3. A hockey stick as claimed in claim 1 wherein the acute angle between a line tangential to a central portion of a bottom surface of the blade and the first longitudinal axis is greater than the acute angle between the line and the second longitudinal axis.
4. A hockey stick as claimed in claim 3 wherein a puck is prevented from passing between either the paddle or the shaft and a playing surface when the paddle and shaft are oriented generally adjacent the playing surface.
Description
FIELD OF INVENTION

The present invention relates to improved sticks suitable for use by a goalie in the game of hockey.

BACKGROUND OF THE INVENTION

Conventional goalie hockey sticks comprise a blade, a shaft and a paddle. As used herein, the term "blade" refers to the portion of a hockey stick that contacts the playing surface when the hockey stick is held vertically in the position in which it is normally held by a player during play. As used herein, the term "shaft" refers to the portion of a hockey stick that is normally held by the hockey player during play and extends down to the blade. As used herein, the term "paddle" refers to the portion of a hockey stick typically used by goalies where the shaft is widened and which extends from the heel of the blade to the portion of the shaft where it is typically held by the goalie.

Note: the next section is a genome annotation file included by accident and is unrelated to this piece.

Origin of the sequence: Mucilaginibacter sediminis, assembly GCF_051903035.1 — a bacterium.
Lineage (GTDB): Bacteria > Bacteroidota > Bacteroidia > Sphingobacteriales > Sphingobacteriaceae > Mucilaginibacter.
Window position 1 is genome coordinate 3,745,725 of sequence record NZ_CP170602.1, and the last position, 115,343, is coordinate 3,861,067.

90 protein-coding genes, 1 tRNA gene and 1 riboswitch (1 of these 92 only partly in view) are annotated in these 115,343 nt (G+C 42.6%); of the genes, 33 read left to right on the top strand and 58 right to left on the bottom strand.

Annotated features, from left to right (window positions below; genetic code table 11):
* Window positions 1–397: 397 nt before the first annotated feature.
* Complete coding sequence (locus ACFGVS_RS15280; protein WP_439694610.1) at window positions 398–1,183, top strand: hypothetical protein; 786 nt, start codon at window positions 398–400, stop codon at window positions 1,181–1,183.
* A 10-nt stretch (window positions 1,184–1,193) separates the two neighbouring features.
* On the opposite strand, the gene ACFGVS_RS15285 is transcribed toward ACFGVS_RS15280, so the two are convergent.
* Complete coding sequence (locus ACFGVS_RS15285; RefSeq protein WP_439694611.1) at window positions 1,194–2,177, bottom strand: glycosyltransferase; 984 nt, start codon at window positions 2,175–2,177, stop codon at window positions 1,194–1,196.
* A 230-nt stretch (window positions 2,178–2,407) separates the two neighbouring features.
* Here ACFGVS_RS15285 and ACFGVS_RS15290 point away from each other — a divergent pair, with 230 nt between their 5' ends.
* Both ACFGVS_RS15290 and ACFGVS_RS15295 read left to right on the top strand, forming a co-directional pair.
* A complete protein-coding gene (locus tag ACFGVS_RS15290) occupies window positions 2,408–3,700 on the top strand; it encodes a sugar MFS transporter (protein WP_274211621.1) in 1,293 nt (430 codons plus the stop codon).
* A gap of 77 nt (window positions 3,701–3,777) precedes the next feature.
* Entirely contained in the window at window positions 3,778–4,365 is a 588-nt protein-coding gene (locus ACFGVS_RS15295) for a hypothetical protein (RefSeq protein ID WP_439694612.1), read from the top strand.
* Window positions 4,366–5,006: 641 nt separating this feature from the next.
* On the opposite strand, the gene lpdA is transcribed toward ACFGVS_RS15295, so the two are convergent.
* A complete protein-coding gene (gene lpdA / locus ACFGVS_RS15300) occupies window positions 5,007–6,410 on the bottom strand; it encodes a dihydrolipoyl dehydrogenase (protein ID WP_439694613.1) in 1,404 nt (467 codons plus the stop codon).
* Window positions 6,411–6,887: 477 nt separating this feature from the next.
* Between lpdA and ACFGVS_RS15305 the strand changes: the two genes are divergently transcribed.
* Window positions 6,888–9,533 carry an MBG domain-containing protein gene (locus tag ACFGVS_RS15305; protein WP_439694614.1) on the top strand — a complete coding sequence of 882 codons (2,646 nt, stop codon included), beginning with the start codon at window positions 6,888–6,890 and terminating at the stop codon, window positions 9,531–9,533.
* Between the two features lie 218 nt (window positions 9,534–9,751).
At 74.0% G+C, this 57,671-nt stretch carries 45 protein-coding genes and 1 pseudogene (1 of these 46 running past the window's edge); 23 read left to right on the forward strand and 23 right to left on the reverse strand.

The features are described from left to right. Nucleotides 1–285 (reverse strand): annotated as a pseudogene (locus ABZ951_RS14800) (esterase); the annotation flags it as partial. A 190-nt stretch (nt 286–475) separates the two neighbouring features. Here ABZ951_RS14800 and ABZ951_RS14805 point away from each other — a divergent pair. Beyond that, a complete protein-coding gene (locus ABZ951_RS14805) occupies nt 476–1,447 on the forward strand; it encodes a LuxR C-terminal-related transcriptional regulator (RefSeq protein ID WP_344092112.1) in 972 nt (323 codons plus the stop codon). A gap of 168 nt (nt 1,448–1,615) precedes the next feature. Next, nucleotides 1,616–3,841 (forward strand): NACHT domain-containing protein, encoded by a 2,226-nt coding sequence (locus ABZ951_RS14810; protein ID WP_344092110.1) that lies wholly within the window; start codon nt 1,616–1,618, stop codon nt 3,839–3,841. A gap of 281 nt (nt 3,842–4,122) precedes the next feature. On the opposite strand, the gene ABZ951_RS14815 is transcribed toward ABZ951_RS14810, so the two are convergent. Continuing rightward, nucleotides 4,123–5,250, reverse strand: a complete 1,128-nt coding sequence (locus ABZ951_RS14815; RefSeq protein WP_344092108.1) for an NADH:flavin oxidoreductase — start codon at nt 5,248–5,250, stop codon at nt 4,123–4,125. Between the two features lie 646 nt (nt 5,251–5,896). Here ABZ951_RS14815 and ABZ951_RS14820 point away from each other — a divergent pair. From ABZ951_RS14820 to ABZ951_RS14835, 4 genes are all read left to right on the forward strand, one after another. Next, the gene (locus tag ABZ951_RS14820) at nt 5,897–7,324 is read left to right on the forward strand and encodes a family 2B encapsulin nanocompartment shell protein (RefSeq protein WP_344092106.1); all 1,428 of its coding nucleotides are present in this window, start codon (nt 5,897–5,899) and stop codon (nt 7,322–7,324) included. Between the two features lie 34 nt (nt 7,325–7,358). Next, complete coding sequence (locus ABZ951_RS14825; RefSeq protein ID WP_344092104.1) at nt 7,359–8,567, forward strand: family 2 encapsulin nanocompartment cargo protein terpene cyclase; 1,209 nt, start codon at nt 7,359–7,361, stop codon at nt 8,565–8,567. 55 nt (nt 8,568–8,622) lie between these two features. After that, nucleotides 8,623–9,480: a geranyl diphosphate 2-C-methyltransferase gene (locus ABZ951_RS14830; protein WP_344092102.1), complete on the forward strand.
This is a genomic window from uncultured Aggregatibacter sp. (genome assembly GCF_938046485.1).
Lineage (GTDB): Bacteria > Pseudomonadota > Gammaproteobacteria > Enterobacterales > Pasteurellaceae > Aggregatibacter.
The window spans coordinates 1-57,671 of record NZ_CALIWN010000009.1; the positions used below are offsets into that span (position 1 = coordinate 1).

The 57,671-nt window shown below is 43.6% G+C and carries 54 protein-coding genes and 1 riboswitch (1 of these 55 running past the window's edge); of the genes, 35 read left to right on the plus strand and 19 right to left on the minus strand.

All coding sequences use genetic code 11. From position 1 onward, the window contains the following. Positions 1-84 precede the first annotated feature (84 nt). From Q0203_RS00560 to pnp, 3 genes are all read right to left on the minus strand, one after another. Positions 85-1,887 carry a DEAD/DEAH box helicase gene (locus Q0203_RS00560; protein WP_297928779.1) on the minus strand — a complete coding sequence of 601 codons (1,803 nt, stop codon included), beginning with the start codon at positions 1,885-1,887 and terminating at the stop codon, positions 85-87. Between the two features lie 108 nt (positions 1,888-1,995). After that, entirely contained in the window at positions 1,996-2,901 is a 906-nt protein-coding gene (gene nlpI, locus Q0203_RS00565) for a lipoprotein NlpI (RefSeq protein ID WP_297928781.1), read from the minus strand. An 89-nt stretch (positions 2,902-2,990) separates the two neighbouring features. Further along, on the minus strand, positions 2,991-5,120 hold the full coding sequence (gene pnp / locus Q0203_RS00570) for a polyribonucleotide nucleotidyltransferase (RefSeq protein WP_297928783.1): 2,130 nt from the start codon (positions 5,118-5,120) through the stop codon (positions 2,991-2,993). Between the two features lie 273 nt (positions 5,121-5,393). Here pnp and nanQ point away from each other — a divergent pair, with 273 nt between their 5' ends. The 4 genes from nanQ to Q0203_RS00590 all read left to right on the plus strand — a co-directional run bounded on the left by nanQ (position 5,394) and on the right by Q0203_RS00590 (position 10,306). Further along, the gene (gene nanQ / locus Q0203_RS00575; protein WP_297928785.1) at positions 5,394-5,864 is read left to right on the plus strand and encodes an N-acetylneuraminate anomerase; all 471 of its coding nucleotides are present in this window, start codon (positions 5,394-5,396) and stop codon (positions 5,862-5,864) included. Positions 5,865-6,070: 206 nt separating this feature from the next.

Known goalie sticks are formed by rigidly attaching the shaft to a blade at the heel of the blade and subsequently adding a paddle which serves to widen the lower part of the shaft. In a conventional goalie hockey stick, the longitudinal axis of the paddle is continuous and therefore parallel with the longitudinal axis of the shaft. Further, the edges of the paddle, which are parallel to the longitudinal axis of the paddle, are therefore also parallel to the longitudinal axis of the shaft.